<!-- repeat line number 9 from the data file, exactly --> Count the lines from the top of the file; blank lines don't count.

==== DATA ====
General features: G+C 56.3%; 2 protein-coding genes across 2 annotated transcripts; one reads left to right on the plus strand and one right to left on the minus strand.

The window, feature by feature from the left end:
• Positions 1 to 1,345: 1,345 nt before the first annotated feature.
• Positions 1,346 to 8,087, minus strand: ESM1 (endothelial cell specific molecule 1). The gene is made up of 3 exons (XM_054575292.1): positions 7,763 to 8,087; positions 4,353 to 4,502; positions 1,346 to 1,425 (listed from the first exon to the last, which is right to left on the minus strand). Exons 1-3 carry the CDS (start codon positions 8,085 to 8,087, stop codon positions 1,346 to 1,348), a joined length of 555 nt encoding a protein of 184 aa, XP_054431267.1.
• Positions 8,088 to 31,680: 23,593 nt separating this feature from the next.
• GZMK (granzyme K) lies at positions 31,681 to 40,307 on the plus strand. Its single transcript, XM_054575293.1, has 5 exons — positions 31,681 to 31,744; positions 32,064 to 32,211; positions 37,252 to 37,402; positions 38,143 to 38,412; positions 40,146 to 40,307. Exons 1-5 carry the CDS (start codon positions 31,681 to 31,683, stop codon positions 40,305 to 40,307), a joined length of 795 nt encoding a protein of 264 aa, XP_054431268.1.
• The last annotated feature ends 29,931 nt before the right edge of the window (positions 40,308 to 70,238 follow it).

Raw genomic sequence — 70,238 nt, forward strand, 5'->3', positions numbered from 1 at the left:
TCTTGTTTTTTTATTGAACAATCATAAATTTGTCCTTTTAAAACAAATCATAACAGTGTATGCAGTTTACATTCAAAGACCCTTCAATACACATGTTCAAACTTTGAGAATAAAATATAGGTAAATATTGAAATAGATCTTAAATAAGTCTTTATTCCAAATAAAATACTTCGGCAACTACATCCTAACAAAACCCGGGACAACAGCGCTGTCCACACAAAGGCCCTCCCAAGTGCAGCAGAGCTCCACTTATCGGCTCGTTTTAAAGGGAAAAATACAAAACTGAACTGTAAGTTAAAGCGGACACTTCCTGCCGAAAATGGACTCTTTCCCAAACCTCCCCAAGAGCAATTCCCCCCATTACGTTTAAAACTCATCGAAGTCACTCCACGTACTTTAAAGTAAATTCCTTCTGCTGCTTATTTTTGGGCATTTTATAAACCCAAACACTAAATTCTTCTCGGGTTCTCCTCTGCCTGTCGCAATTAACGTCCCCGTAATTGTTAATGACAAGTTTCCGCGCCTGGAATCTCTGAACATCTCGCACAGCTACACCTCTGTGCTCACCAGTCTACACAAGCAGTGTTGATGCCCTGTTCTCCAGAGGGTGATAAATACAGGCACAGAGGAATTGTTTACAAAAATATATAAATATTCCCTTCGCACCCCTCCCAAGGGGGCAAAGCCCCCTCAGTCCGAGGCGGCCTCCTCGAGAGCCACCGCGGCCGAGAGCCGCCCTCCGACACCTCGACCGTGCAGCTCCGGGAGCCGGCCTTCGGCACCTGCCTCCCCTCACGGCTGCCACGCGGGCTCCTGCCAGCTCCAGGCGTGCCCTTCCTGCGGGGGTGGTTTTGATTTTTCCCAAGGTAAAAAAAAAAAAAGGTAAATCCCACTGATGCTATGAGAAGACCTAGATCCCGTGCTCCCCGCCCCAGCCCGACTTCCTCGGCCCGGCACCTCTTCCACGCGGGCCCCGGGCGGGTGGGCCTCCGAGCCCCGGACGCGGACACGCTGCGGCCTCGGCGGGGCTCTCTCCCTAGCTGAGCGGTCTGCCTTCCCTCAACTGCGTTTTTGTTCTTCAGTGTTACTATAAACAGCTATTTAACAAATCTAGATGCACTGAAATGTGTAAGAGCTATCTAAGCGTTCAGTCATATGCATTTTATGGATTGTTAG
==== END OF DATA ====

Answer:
TCTTGTTTTTTTATTGAACAATCATAAATTTGTCCTTTTAAAACAAATCATAACAGTGTATGCAGTTTACATTCAAAGACCCTTCAATACACATGTTCAAACTTTGAGAATAAAATATAGGTAAATATTGAAATAGATCTTAAATAAGTCTTTATTCCAAATAAAATACTTCGGCAACTACATCCTAACAAAACCCGGGACAACAGCGCTGTCCACACAAAGGCCCTCCCAAGTGCAGCAGAGCTCCACTTATCGGCTCGTTTTAAAGGGAAAAATACAAAACTGAACTGTAAGTTAAAGCGGACACTTCCTGCCGAAAATGGACTCTTTCCCAAACCTCCCCAAGAGCAATTCCCCCCATTACGTTTAAAACTCATCGAAGTCACTCCACGTACTTTAAAGTAAATTCCTTCTGCTGCTTATTTTTGGGCATTTTATAAACCCAAACACTAAATTCTTCTCGGGTTCTCCTCTGCCTGTCGCAATTAACGTCCCCGTAATTGTTAATGACAAGTTTCCGCGCCTGGAATCTCTGAACATCTCGCACAGCTACACCTCTGTGCTCACCAGTCTACACAAGCAGTGTTGATGCCCTGTTCTCCAGAGGGTGATAAATACAGGCACAGAGGAATTGTTTACAAAAATATATAAATATTCCCTTCGCACCCCTCCCAAGGGGGCAAAGCCCCCTCAGTCCGAGGCGGCCTCCTCGAGAGCCACCGCGGCCGAGAGCCGCCCTCCGACACCTCGACCGTGCAGCTCCGGGAGCCGGCCTTCGGCACCTGCCTCCCCTCACGGCTGCCACGCGGGCTCCTGCCAGCTCCAGGCGTGCCCTTCCTGCGGGGGTGGTTTTGATTTTTCCCAAGGTAAAAAAAAAAAAAGGTAAATCCCACTGATGCTATGAGAAGACCTAGATCCCGTGCTCCCCGCCCCAGCCCGACTTCCTCGGCCCGGCACCTCTTCCACGCGGGCCCCGGGCGGGTGGGCCTCCGAGCCCCGGACGCGGACACGCTGCGGCCTCGGCGGGGCTCTCTCCCTAGCTGAGCGGTCTGCCTTCCCTCAACTGCGTTTTTGTTCTTCAGTGTTACTATAAACAGCTATTTAACAAATCTAGATGCACTGAAATGTGTAAGAGCTATCTAAGCGTTCAGTCATATGCATTTTATGGATTGTTAG